Back to Blog Homepage

Ultrasonic Sound Effects Mice – University Case Study

University case study involving ultrasound-induced defense reactions in mice.

© 2011 American College of Neuropsychopharmacology

Severe Serotonin Depletion after Conditional Deletion of the Vesicular Monoamine Transporter 2 Gene in Serotonin Neurons: Neural and Behavioral Consequences

Key abbreviation: US meaning Ultrasound

Summary

In an aversive ultrasound-induced defense paradigm, mice displayed a major increase in ‘wild’ escape-like behaviors. Study keywords include depression; anxiety; defense behaviors. (Page 1  )

Mice were tested for their innate fear reactions to a train of ultrasonic stimuli (US) … Animals were placed one per cage for at least 1 week before testing. In brief, 100 ms frequency sweeps between 17 and 20 kHz, 85 dB, alternately ON 2 seconds and then OFF 2 seconds for 1 min were delivered into the home cage (10 × 29 cm2) after a 3-min baseline period. Flight reactions triggered during ON periods were measured as the number of running events from one side of the cage to the other followed by behavioral arrest, whereas the percentage time ‘freezing’ to the US stimuli was quantified by sampling events of complete immobility (except respiration) every 4 [seconds] during the OFF period. These defense behaviors were measured from a video file by an observer unaware of mouse genotype. (Page 3  )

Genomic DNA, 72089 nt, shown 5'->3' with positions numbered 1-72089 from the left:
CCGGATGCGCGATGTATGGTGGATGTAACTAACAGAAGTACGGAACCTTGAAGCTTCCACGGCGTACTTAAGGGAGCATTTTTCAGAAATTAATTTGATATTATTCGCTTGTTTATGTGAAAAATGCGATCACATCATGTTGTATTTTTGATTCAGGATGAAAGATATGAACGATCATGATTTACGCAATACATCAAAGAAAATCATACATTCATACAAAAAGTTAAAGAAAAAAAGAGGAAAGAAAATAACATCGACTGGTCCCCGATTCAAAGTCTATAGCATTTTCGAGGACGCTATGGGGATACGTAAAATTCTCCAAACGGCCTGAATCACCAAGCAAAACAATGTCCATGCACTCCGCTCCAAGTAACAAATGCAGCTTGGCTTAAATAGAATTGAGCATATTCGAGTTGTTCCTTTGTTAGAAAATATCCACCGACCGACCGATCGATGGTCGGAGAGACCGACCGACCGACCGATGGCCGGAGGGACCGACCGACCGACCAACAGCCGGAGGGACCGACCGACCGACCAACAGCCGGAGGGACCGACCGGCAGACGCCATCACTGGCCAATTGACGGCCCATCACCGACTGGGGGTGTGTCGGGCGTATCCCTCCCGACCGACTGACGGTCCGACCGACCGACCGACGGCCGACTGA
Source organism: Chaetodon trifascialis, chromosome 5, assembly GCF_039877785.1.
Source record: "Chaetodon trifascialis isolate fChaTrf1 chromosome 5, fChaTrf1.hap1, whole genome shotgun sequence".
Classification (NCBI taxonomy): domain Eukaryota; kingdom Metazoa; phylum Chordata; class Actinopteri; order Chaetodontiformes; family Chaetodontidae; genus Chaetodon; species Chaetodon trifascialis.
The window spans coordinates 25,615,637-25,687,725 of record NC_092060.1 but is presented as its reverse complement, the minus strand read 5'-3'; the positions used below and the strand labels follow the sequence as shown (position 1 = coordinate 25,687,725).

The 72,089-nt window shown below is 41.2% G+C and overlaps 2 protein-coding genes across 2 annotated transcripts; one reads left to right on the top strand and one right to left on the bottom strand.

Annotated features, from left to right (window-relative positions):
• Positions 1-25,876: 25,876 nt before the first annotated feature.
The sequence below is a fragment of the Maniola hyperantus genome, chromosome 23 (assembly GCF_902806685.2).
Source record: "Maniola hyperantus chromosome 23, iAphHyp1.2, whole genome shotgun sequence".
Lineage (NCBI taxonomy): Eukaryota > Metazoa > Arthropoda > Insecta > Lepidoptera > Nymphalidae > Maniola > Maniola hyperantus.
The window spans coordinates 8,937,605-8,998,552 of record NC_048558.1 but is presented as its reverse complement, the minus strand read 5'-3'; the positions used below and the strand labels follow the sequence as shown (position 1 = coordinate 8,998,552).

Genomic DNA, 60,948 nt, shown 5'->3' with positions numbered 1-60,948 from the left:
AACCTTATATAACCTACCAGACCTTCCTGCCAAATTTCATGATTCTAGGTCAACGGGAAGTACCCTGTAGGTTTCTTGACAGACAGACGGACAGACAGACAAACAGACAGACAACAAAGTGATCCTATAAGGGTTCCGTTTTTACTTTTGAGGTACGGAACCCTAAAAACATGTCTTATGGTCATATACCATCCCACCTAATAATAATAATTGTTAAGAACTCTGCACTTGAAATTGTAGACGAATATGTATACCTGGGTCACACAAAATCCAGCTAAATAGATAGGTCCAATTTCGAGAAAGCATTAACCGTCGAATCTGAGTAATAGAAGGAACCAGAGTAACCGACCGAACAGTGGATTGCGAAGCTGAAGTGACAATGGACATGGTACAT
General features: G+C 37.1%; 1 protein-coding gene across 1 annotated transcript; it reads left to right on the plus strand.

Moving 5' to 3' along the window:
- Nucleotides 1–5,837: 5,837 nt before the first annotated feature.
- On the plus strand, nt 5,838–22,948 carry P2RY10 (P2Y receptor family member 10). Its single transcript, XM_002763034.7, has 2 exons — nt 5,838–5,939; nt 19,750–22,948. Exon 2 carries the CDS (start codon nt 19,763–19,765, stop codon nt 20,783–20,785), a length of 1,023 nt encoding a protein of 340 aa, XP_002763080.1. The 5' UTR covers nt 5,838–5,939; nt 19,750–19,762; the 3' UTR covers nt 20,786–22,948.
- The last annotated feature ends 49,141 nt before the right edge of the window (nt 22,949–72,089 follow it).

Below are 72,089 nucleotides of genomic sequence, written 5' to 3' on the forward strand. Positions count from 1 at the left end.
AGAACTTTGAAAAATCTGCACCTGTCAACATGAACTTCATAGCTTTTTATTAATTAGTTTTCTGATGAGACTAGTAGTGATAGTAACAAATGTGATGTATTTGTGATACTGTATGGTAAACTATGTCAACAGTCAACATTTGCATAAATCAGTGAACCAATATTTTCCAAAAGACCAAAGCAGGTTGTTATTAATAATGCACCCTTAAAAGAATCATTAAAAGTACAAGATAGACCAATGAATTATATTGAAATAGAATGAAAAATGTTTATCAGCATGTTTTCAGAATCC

Inverse relationship between brain tissue levels of 5-HT and aversive ultrasound-induced flight behaviors in mice.

This diagram shows the inverse relationship between brain tissue levels of 5-HT and aversive ultrasound-induced flight behaviors in mice. There was an enhancement of flight behaviors in reaction to the aversive ultrasound (1 min fast sweep 17–20 kHz, 85 dB) in [these] mice compared with control mice, which was reversed by a chronic treatment with pargyline. (Page 9  )

Reference: ©Neuropsychopharmacology (2011)
Nicolas Narboux-Nême, Corinne Sagné, Stephane Doly, Silvina L Diaz, Cédric B P Martin, + et al.
Neuropsychopharmacology 36, 2538–2550 doi:10.1038/npp.2011.142

Recent Articles